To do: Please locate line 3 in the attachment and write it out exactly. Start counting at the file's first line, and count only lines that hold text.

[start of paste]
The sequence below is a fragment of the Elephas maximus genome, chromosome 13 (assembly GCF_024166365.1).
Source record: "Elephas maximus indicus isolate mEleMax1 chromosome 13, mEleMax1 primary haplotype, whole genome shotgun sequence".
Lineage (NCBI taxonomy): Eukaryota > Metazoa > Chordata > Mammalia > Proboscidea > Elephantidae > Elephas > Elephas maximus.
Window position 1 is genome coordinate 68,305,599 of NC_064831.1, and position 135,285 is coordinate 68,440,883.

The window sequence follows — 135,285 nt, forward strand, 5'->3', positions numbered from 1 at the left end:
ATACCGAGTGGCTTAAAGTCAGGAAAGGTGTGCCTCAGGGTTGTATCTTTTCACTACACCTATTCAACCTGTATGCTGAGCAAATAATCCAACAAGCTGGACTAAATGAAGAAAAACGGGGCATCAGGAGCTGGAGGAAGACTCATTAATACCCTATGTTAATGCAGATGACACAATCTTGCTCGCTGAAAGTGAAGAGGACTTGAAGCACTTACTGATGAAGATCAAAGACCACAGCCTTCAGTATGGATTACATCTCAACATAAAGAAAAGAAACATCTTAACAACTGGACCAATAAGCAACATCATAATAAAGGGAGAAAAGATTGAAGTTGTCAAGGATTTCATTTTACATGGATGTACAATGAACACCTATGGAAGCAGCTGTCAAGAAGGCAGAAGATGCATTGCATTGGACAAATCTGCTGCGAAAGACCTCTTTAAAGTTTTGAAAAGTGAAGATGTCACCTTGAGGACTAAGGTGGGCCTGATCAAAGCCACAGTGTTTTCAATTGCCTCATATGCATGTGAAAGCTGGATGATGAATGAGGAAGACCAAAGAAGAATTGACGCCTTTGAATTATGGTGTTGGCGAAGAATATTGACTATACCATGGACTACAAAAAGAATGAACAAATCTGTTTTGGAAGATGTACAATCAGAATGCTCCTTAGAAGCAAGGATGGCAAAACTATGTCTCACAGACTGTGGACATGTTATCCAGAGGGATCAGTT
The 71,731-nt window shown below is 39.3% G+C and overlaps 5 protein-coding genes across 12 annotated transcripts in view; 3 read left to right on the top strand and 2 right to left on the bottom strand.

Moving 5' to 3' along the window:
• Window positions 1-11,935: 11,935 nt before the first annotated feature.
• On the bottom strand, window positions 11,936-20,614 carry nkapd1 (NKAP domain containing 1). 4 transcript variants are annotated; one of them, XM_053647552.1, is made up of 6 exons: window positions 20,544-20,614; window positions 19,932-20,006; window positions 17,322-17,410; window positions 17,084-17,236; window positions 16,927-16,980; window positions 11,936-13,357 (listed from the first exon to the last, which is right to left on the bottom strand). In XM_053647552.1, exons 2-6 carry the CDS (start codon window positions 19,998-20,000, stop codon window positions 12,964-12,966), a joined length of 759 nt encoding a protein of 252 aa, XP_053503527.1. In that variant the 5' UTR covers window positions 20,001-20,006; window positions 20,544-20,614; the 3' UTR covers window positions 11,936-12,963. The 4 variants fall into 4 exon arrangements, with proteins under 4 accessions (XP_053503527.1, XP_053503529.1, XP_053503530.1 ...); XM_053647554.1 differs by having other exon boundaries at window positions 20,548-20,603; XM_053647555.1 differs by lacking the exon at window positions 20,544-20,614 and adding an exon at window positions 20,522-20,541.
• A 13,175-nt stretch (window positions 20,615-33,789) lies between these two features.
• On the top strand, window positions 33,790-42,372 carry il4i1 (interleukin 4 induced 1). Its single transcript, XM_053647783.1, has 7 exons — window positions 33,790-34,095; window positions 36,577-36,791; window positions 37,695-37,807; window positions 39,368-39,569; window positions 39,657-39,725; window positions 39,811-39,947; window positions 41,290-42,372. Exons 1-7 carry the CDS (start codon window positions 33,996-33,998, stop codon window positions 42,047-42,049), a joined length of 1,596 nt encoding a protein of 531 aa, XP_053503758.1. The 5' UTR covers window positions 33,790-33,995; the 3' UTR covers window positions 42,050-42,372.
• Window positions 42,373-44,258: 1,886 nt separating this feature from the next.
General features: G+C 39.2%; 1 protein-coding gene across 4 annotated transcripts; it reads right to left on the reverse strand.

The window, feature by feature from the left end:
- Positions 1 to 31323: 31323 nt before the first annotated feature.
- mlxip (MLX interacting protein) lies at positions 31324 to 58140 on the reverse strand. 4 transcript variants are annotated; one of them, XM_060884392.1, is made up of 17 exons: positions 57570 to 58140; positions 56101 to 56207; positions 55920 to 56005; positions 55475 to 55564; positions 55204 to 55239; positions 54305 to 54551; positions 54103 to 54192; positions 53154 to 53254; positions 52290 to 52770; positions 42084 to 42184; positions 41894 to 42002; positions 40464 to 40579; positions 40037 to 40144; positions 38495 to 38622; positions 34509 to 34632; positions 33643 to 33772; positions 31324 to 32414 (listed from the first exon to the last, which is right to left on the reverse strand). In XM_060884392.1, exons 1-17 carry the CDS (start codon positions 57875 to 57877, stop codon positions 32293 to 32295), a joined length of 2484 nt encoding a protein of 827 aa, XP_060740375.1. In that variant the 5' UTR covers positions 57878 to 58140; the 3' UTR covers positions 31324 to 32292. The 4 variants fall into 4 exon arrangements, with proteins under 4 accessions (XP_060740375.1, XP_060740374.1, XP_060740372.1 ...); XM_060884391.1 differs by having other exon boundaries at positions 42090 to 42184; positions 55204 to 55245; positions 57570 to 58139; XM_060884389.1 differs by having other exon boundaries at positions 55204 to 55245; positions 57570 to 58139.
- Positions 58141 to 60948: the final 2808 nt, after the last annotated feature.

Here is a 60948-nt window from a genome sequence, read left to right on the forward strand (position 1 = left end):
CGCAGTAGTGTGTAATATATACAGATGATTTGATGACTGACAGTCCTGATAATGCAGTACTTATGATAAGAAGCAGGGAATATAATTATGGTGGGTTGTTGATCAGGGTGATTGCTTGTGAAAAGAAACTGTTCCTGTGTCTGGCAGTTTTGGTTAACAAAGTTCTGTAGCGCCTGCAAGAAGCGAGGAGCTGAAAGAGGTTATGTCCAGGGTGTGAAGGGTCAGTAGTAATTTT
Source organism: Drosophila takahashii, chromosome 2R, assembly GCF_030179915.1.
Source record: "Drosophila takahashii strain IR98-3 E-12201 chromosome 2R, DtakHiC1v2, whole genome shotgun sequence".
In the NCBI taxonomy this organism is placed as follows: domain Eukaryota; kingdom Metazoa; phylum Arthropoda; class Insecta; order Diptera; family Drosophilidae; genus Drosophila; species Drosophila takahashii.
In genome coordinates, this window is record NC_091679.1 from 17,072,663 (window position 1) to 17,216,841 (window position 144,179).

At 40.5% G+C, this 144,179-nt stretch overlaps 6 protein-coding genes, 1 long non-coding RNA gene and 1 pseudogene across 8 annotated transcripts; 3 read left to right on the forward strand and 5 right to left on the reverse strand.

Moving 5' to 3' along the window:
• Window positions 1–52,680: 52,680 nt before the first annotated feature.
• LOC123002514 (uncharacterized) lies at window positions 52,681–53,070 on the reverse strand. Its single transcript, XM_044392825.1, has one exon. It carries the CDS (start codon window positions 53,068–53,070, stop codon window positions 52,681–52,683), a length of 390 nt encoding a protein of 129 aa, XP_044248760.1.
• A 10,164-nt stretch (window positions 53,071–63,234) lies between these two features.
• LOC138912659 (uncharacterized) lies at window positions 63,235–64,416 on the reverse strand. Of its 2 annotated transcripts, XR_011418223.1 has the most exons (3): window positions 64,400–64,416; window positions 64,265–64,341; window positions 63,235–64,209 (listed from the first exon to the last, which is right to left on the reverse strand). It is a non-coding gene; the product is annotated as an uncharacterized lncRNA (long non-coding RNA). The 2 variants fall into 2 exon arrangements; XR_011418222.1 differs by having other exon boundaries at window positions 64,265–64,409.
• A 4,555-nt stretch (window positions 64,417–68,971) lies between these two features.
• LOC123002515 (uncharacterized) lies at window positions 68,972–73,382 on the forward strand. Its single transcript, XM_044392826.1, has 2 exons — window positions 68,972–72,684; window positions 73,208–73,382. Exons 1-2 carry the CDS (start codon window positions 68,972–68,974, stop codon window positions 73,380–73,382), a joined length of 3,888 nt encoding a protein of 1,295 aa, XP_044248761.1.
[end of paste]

Lineage (NCBI taxonomy): Eukaryota > Metazoa > Chordata > Mammalia > Proboscidea > Elephantidae > Elephas > Elephas maximus.